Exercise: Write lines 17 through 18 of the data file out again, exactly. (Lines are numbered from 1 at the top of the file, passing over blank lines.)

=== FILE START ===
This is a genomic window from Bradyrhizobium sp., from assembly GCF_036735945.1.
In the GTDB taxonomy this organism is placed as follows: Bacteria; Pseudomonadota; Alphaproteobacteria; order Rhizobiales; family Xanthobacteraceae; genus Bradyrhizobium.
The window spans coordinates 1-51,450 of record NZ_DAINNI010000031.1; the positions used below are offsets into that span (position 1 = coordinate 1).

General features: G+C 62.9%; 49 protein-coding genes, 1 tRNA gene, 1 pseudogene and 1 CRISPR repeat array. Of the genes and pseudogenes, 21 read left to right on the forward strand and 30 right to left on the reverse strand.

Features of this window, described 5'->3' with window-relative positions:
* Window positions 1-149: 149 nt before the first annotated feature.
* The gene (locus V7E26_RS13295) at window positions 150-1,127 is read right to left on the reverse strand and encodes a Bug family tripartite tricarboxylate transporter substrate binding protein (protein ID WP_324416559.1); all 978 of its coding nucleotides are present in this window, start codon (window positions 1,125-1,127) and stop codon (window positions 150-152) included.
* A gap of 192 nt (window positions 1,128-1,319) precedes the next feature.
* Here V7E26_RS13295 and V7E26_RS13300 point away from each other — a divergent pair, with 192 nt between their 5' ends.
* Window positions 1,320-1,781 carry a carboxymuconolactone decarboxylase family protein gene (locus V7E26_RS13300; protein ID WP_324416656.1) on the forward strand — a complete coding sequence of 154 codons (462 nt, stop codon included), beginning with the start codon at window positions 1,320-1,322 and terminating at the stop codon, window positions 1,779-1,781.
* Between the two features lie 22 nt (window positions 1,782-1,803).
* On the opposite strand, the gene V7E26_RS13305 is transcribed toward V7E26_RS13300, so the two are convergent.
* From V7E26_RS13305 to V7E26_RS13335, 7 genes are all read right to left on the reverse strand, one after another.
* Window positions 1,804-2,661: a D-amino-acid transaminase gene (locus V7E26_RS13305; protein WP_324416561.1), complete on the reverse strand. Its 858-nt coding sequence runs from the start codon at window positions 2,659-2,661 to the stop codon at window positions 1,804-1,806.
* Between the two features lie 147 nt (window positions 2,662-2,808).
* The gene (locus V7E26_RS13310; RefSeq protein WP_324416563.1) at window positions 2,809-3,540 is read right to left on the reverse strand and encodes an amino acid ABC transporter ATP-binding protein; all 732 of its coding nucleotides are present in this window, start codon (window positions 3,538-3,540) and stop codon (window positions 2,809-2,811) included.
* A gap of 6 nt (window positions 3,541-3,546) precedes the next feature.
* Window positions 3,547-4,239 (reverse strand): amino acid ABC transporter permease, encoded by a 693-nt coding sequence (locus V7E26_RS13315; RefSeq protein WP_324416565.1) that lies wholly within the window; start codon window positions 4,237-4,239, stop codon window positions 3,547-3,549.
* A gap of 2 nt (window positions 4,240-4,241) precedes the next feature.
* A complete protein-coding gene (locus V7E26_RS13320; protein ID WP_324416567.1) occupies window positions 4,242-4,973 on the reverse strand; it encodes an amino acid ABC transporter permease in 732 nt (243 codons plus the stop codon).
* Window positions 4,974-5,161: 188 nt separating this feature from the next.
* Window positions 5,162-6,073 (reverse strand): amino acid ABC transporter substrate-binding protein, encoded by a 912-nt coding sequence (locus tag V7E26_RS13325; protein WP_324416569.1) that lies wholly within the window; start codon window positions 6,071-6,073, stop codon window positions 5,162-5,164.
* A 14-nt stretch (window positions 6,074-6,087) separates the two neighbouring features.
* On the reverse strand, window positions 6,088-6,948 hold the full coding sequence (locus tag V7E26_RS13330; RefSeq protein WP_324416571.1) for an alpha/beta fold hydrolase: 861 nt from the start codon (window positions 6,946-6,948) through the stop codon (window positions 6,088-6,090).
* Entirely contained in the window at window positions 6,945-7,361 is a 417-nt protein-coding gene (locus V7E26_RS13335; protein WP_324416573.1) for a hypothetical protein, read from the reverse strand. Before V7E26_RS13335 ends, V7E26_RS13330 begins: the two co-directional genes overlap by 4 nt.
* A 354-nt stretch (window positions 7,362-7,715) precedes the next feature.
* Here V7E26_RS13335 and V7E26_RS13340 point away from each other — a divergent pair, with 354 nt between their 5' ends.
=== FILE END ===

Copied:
* A gap of 6 nt (window positions 3,541-3,546) precedes the next feature.
* Window positions 3,547-4,239 (reverse strand): amino acid ABC transporter permease, encoded by a 693-nt coding sequence (locus V7E26_RS13315; RefSeq protein WP_324416565.1) that lies wholly within the window; start codon window positions 4,237-4,239, stop codon window positions 3,547-3,549.